SALT LAKE CITY — A Utah legislator is developing a proposal to move sex education out of the classroom and onto home computers via the internet.
Rep. Justin Fawson, a conservative Republican from North Ogden, says he’s drafting a bill that would tailor the state’s sex education curriculum to individual students.
Fawson told The Salt Lake Tribune that it would allow parents to pick from a suite of optional, web-based lessons “a la carte” as an alternative to classroom instruction. He says it would be a way to provide the education to children who opt out of the lessons during school health classes.
Fawson said he has no intention of loosening Utah’s content restrictions, including a prohibition on teaching the “intricacies of intercourse.” And while it would not be required by his measure, he said he’d like to see school districts fully embrace online lessons in lieu of traditional classroom instruction on reproduction and human sexuality.
“I’m hoping that most (school districts) will opt to just offer the curriculum online, that it wouldn’t be in a classroom setting,” Fawson said. “If it’s in a classroom setting, you’d still have to excuse the kids who hadn’t opted in.”
Debates over Utah’s approach to sex education in recent years have focused on the competing values of the state’s abstinence-based status quo as opposed to comprehensive lesson plans, which traditionally take a morality-neutral approach to human sexuality and offer greater detail on contraceptives, sexually transmitted infections, consent and sexuality.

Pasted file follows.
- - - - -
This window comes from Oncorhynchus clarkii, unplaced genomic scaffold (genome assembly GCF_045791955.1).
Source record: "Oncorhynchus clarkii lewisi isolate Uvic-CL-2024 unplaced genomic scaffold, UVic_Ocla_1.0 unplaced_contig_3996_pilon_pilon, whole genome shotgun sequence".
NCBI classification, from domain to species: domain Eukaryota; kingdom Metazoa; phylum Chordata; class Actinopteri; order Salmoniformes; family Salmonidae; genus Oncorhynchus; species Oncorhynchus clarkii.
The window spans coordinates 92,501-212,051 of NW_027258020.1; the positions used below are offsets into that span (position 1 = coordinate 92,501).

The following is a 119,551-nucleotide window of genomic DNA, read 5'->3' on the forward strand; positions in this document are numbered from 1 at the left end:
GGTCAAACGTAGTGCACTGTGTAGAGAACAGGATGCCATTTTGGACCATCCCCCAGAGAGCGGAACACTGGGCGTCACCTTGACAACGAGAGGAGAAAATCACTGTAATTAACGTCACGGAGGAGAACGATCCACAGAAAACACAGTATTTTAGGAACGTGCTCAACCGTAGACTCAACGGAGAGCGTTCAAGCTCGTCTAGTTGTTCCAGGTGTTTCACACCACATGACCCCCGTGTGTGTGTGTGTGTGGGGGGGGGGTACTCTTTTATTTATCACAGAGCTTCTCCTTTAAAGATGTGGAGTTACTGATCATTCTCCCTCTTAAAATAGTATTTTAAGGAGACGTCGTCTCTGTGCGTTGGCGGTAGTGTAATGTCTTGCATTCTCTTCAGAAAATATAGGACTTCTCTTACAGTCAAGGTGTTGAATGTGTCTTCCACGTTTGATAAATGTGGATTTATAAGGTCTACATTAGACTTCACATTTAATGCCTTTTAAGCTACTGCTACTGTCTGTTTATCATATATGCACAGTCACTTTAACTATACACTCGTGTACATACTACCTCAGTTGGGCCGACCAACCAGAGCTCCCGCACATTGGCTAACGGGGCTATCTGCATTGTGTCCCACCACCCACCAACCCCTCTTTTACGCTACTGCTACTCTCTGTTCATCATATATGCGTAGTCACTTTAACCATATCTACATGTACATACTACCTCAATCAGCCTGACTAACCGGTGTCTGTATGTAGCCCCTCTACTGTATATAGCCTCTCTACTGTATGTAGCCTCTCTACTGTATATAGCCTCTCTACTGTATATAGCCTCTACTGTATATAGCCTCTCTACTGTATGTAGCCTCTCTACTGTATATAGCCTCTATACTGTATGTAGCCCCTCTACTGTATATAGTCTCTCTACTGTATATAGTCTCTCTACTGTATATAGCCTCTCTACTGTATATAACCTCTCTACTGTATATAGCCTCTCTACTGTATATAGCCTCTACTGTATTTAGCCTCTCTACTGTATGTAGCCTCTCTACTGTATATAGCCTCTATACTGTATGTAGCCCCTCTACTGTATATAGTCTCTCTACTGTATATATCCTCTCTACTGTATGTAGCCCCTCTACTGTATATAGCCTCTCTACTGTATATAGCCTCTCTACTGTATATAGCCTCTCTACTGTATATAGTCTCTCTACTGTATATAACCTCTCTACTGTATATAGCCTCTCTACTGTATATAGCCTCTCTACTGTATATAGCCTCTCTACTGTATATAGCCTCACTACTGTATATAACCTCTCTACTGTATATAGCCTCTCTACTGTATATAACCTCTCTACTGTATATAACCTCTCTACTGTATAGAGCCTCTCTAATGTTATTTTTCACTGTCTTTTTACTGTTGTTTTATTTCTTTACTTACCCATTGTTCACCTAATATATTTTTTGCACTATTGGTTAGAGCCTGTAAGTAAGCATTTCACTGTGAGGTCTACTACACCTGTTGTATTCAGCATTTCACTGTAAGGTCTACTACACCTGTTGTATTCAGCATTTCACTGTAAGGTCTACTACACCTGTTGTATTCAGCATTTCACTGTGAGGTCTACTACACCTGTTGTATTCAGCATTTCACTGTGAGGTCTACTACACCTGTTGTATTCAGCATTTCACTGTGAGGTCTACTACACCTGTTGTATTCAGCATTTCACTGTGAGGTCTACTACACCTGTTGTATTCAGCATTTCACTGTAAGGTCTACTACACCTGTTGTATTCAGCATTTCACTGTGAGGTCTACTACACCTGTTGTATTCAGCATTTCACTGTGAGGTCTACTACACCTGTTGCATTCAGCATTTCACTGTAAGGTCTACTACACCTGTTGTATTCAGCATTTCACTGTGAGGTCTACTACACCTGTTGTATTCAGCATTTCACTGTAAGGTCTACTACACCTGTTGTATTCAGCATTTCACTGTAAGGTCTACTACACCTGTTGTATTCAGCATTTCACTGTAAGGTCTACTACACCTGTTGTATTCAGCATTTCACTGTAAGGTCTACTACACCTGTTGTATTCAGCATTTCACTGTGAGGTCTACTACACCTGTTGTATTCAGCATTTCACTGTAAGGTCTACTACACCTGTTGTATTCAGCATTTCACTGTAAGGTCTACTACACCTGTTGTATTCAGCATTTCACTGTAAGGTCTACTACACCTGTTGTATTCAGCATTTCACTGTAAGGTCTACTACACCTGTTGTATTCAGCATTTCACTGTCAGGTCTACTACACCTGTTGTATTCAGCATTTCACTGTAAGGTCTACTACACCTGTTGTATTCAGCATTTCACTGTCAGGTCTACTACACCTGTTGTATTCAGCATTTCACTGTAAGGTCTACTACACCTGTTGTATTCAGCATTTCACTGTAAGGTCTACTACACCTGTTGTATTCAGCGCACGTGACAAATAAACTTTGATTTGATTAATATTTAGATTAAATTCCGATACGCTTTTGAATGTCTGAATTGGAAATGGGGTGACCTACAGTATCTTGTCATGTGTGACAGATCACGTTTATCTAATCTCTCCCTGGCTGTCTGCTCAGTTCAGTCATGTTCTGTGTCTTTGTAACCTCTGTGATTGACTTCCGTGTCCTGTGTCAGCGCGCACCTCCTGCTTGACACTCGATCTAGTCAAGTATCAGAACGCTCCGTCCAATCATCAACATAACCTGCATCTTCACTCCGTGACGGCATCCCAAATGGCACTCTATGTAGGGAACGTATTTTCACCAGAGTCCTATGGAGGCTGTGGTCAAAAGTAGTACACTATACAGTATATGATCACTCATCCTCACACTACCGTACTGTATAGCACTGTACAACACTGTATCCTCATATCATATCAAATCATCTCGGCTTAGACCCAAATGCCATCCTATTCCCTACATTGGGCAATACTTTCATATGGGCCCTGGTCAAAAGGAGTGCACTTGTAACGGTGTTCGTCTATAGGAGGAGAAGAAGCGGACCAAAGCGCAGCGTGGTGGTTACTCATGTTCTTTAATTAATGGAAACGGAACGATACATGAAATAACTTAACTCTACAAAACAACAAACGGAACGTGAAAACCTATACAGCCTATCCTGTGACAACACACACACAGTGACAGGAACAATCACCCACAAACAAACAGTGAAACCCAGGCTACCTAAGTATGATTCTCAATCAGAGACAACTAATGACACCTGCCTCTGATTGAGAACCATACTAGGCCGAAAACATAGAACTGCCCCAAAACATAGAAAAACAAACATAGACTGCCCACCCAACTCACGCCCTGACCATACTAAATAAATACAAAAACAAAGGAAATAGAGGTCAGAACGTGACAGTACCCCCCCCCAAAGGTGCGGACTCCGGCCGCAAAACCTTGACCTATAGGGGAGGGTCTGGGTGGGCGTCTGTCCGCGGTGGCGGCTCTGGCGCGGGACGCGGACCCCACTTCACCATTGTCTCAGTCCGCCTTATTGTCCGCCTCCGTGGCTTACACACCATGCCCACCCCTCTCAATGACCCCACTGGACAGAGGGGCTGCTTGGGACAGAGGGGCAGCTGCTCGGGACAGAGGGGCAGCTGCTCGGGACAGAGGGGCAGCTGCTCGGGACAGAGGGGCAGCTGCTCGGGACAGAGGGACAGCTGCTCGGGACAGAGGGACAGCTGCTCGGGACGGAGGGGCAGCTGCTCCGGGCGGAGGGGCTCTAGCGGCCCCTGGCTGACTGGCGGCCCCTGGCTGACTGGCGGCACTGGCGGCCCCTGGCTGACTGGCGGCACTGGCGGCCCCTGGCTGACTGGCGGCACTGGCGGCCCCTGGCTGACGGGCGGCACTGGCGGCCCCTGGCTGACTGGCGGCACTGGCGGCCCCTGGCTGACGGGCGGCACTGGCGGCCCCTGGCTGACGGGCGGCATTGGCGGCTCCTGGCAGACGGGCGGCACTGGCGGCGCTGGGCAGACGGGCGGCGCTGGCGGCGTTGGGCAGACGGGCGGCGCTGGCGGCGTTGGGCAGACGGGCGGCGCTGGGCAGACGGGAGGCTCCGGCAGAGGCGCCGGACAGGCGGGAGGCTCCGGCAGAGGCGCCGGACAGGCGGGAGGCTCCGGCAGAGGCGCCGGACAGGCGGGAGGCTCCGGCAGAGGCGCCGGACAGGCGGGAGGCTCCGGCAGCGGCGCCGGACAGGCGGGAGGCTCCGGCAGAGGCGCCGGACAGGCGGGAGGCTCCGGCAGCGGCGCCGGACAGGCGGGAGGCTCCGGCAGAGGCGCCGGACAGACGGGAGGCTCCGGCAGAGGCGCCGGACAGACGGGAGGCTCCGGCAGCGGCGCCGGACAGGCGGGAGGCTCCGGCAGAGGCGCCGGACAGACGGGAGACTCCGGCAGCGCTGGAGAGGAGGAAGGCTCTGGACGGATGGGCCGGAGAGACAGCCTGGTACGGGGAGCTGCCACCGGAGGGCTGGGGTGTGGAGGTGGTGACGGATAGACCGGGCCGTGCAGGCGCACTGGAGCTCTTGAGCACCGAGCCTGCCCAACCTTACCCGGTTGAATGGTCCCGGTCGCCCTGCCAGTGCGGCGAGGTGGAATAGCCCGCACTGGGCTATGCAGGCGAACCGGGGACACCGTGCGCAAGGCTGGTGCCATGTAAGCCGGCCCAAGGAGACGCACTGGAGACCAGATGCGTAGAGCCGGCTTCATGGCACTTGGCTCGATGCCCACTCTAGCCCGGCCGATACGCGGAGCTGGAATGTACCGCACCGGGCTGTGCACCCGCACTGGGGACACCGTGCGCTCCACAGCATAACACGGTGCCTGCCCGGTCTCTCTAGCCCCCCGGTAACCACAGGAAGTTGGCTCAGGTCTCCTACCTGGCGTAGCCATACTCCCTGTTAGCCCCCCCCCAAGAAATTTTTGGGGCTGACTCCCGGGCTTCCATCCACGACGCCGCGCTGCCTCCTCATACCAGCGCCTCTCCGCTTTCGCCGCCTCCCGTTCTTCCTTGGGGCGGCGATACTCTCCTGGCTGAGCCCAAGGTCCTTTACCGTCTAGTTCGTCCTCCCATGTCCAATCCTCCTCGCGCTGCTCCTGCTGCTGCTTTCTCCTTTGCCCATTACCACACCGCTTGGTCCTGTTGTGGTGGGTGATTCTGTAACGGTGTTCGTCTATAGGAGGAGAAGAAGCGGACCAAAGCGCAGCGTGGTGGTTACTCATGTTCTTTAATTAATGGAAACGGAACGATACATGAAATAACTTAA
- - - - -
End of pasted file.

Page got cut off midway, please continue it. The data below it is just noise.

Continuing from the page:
State legislators updated the law last year to remove a prohibition on “advocacy of homosexuality” in response to a legal challenge.
Fawson said the threat of future litigation also is a motivator for his bill. The law should be updated with a focus on human reproduction, he said, and less emphasis on the cultural minefield of sexuality. He said he’s seeking input from school administrators and a variety of groups including Pro-Life Utah, Planned Parenthood of Utah, the Utah Eagle Forum, Equality Utah and the American Civil Liberties Union.
Gayle Ruzicka, president of the Utah Eagle Forum, said students should be taught “to their heart” as much as they are to their brain. Ruzicka said she welcomed a move to online lessons but withheld full support for Fawson’s bill until she see’s a final version.
“We have good laws that have been in place for many, many years,” she said. “We need to make sure we don’t go too far and put in the schools things that are not appropriate.”
Marina Lowe, legislative counsel for the ACLU of Utah, said students need access to comprehensive and medically accurate information on human sexuality.
“Oftentimes, that information doesn’t and can’t, for whatever reason, come from a home setting,” Lowe said. “We do need to make sure our young people are equipped with the information they need so that they can make the right choices in their lives.”
Information from: The Salt Lake Tribune, http://www.sltrib.com